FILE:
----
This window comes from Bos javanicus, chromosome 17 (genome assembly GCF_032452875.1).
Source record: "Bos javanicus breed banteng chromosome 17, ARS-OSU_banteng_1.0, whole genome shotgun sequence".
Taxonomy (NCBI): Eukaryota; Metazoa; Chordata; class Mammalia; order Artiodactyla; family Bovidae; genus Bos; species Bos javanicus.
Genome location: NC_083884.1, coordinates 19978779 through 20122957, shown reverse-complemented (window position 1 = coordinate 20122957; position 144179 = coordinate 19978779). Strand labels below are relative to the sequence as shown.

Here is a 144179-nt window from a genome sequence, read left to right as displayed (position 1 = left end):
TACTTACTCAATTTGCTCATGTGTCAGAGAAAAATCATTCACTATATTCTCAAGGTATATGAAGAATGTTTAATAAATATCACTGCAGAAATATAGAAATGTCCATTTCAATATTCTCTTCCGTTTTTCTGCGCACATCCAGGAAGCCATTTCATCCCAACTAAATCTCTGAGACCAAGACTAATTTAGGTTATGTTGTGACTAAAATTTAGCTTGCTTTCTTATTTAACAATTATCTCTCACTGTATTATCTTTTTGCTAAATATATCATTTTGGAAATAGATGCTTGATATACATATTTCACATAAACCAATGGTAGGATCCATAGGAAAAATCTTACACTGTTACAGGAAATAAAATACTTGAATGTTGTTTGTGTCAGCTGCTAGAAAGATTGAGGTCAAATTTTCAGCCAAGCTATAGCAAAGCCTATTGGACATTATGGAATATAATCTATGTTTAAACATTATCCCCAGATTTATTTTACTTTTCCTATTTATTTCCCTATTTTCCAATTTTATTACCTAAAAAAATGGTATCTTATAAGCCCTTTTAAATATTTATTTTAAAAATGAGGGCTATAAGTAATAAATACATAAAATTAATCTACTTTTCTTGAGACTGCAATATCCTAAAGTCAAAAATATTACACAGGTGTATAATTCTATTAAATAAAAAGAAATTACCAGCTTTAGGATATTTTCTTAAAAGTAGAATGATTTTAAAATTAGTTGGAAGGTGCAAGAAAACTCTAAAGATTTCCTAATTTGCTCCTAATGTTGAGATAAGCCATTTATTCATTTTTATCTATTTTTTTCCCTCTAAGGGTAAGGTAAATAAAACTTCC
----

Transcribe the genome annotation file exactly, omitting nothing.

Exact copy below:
This window comes from Bos javanicus, chromosome 17 (genome assembly GCF_032452875.1).
Source record: "Bos javanicus breed banteng chromosome 17, ARS-OSU_banteng_1.0, whole genome shotgun sequence".
Taxonomy (NCBI): Eukaryota; Metazoa; Chordata; class Mammalia; order Artiodactyla; family Bovidae; genus Bos; species Bos javanicus.
Genome location: NC_083884.1, coordinates 19978779 through 20122957, shown reverse-complemented (window position 1 = coordinate 20122957; position 144179 = coordinate 19978779). Strand labels below are relative to the sequence as shown.

Here is a 144179-nt window from a genome sequence, read left to right as displayed (position 1 = left end):
TACTTACTCAATTTGCTCATGTGTCAGAGAAAAATCATTCACTATATTCTCAAGGTATATGAAGAATGTTTAATAAATATCACTGCAGAAATATAGAAATGTCCATTTCAATATTCTCTTCCGTTTTTCTGCGCACATCCAGGAAGCCATTTCATCCCAACTAAATCTCTGAGACCAAGACTAATTTAGGTTATGTTGTGACTAAAATTTAGCTTGCTTTCTTATTTAACAATTATCTCTCACTGTATTATCTTTTTGCTAAATATATCATTTTGGAAATAGATGCTTGATATACATATTTCACATAAACCAATGGTAGGATCCATAGGAAAAATCTTACACTGTTACAGGAAATAAAATACTTGAATGTTGTTTGTGTCAGCTGCTAGAAAGATTGAGGTCAAATTTTCAGCCAAGCTATAGCAAAGCCTATTGGACATTATGGAATATAATCTATGTTTAAACATTATCCCCAGATTTATTTTACTTTTCCTATTTATTTCCCTATTTTCCAATTTTATTACCTAAAAAAATGGTATCTTATAAGCCCTTTTAAATATTTATTTTAAAAATGAGGGCTATAAGTAATAAATACATAAAATTAATCTACTTTTCTTGAGACTGCAATATCCTAAAGTCAAAAATATTACACAGGTGTATAATTCTATTAAATAAAAAGAAATTACCAGCTTTAGGATATTTTCTTAAAAGTAGAATGATTTTAAAATTAGTTGGAAGGTGCAAGAAAACTCTAAAGATTTCCTAATTTGCTCCTAATGTTGAGATAAGCCATTTATTCATTTTTATCTATTTTTTTCCCTCTAAGGGTAAGGTAAATAAAACTTCC